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Comment on alternate prompt issue from section "4.1.3 Audio Prompting"

From: Guillaume Berche <guillaume.berche@eloquant.com>
Date: Tue, 3 Sep 2002 16:03:45 +0200
To: <www-voice@w3.org>
Message-ID: <ELEGLIHGLLIBFPCIGAKGOEEPCOAA.guillaume.berche@eloquant.com>

Hello,

This comment relates to the issue in section "4.1.3 Audio Prompting" of the
VXML W3C Working Draft 24 April 2002: "if events can be thrown as the result
of the prompt playing possibly unrelated to the input collection, this
forces VXML authors to defensively code against possible audio failures
unrelated to their content. [...]"

I tried to clarify the need for such defensive code by listing such
"use-cases":
a - an existing application is executed onto a new interpreter which has
different capabilities (such as different supported audio format, different
supported language). The developer is trying to program its application to
programmatically recover from such condition by using different
format/language.
b- in an application composed of multiple documents developped independently
(such as a voice portal), a caller document has queued prompts which fail to
be played while the called document is running.

I believe that the VXML language should not try to support recovery of
conditions such as case a), rather events should be used to help authors
diagnose errors; the application itself should not try to recover
programmatically from it. This is because VXML events as they are currently
defined do not provide sufficient information to let an application
programmatically recover from the reported error condition. I believe it is
not desirable to try to support VXML applications that can dynamically
recover from missing capabilities of their host interpreters and adapt from
them using client-side logic. This would be too complex and probably cause
performance problems anyway.

In my opinion, two approaches can be followed to account for the different
capabilities of the host interpreter:
1- Client-side approach: expose to the VXML document standard session
variables that describe the capabilities of the platform. This way the
application may degrade itself smoothly to the available capability of the
interpreter. This is self-degradation which is different from programmatic
recovery of failed prompt.
2- Server-side approach: follow the HTML model in which the client-side (the
VXML browser) provides information about its capabilities, and the
server-side dynamically adapts content to the "rendering" capabilities of
the client. Therefore, a later version of the VXML specifications may
precise semantics of standard HTTP headers (such as "Accept" which specifies
the supported media formats or  "Accept_Language") that specify the
capabilities of the VXML host platform (such as supported language,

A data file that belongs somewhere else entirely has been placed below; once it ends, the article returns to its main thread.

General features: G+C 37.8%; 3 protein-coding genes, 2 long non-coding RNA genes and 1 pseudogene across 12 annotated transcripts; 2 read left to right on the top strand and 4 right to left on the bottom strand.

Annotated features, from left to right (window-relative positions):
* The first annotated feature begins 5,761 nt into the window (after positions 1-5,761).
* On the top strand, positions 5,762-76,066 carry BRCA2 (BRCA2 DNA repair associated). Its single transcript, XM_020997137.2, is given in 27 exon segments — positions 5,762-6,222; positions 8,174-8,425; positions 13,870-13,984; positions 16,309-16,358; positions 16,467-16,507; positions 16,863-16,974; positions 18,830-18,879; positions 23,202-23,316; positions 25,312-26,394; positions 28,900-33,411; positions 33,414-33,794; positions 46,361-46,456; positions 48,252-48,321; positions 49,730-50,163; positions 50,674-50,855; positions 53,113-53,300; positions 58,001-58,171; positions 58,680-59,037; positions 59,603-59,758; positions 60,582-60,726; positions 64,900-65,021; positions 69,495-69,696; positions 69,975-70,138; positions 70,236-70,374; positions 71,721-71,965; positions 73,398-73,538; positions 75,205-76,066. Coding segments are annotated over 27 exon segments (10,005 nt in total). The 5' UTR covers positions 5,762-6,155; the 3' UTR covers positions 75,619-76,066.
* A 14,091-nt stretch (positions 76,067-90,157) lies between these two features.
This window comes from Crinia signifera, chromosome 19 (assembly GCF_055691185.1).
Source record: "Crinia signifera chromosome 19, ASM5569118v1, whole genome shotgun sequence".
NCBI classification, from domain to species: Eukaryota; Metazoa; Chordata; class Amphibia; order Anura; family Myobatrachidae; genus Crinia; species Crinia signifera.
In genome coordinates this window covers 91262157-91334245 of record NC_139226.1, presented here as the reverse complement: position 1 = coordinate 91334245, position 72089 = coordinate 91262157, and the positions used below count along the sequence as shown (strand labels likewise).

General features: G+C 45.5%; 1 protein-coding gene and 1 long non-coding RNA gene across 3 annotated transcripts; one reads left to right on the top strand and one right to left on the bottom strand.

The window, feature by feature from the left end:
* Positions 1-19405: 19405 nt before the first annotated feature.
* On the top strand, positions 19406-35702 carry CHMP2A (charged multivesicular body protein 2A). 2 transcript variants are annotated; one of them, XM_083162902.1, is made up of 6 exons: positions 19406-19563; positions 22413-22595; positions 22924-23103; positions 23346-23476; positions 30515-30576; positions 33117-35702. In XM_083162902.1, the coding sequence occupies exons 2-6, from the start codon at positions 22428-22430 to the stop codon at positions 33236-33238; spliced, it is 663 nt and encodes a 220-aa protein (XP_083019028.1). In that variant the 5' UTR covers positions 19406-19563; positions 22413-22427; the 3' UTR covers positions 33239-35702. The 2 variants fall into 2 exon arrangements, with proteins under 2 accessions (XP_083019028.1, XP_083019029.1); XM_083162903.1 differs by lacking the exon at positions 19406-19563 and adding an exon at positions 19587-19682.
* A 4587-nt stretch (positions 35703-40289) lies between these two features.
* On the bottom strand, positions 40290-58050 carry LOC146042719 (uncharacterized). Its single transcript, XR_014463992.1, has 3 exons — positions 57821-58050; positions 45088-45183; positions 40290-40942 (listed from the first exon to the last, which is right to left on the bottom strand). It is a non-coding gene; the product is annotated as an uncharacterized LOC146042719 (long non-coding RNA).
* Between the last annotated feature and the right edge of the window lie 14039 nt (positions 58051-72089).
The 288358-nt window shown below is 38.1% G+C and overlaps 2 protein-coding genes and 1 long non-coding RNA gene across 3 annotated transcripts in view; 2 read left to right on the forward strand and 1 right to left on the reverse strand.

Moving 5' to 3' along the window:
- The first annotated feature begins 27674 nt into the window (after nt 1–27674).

supported audio formats...)


Concerning the case b) described above, I believe there should be a way for
application developers to enter a mode in which failed prompts are silently
ignored. This could be achieved through an additional property (such as
"ignorebadprompts"). This property would be resolved in the property scope
of the form item which triggers entering of the waiting phase. Therefore
case a) would simply be handled by defining the "ignorebadprompts" in the
usual entry point of the document. It would be usually the case that the
rest of the application does not define this property to preserve the
automated detection of failed prompts from the application itself (which can
trigger a submit element targetting a page sending an email report for
instance).


For the VXML specification 2.0, I would suggest to clarify the intent of the
events thrown by the interpreter to precise they support application
development and tuning, but the specs do not expect applications to recover
from such conditions. Possibly document the future intent of client-side and
server-side capabilities discovery as described above.

Suggested text addition to section "4.1.3 Audio Prompting":
"When a prompt fails to be played (for various reasons such as an
unsupported language, or an audio prompt which can not be fetched and
without alternative prompt), then the appropriate event is thrown. Note that
the VXML language is not designed to support automatic recovery from the
failed prompt. Rather, thrown event is designed to allow VXML authors to
automate detection of errors and possibly their reporting (by catching the
error and transitionning to a submit form item connected to a page which
triggers an email notification on the server-side and returns an error page
to the end-user). A possible extension of VXML in a future version would be
to support client-side and and server-side browser capabilities discovery
which lets both the VXML application (or application server generating VXML
content) to dynamically degrade/adapt the application to the capabilities of
the host interpreter. Note that the support for programmatic error recovery
from failed prompts will probably not be enhanced in future versions."

Please let me know if wording suggestion concerning the "ignorebadprompts"
property would be useful.

Any comment on this is welcome.

Guillaume.
Received on Tuesday, 3 September 2002 10:04:18 GMT

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